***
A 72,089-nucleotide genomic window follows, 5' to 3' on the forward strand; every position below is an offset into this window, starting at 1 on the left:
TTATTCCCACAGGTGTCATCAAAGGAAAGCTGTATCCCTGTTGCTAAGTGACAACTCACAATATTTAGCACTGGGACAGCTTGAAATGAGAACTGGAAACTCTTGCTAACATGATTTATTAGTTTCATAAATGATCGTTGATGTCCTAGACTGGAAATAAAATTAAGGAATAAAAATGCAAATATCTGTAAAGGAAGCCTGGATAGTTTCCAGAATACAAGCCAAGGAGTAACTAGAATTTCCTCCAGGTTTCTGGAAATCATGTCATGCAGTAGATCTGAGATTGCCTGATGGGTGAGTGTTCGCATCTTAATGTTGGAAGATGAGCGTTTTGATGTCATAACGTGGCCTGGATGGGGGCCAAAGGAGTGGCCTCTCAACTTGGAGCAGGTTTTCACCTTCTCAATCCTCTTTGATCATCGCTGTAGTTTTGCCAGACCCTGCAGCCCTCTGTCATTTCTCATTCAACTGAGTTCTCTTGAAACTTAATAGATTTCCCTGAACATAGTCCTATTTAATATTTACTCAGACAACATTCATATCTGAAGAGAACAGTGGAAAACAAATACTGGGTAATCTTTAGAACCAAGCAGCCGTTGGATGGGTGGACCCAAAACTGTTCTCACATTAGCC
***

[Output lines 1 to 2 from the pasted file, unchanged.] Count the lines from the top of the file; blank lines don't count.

A 72,089-nucleotide genomic window follows, 5' to 3' on the forward strand; every position below is an offset into this window, starting at 1 on the left:
TTATTCCCACAGGTGTCATCAAAGGAAAGCTGTATCCCTGTTGCTAAGTGACAACTCACAATATTTAGCACTGGGACAGCTTGAAATGAGAACTGGAAACTCTTGCTAACATGATTTATTAGTTTCATAAATGATCGTTGATGTCCTAGACTGGAAATAAAATTAAGGAATAAAAATGCAAATATCTGTAAAGGAAGCCTGGATAGTTTCCAGAATACAAGCCAAGGAGTAACTAGAATTTCCTCCAGGTTTCTGGAAATCATGTCATGCAGTAGATCTGAGATTGCCTGATGGGTGAGTGTTCGCATCTTAATGTTGGAAGATGAGCGTTTTGATGTCATAACGTGGCCTGGATGGGGGCCAAAGGAGTGGCCTCTCAACTTGGAGCAGGTTTTCACCTTCTCAATCCTCTTTGATCATCGCTGTAGTTTTGCCAGACCCTGCAGCCCTCTGTCATTTCTCATTCAACTGAGTTCTCTTGAAACTTAATAGATTTCCCTGAACATAGTCCTATTTAATATTTACTCAGACAACATTCATATCTGAAGAGAACAGTGGAAAACAAATACTGGGTAATCTTTAGAACCAAGCAGCCGTTGGATGGGTGGACCCAAAACTGTTCTCACATTAGCC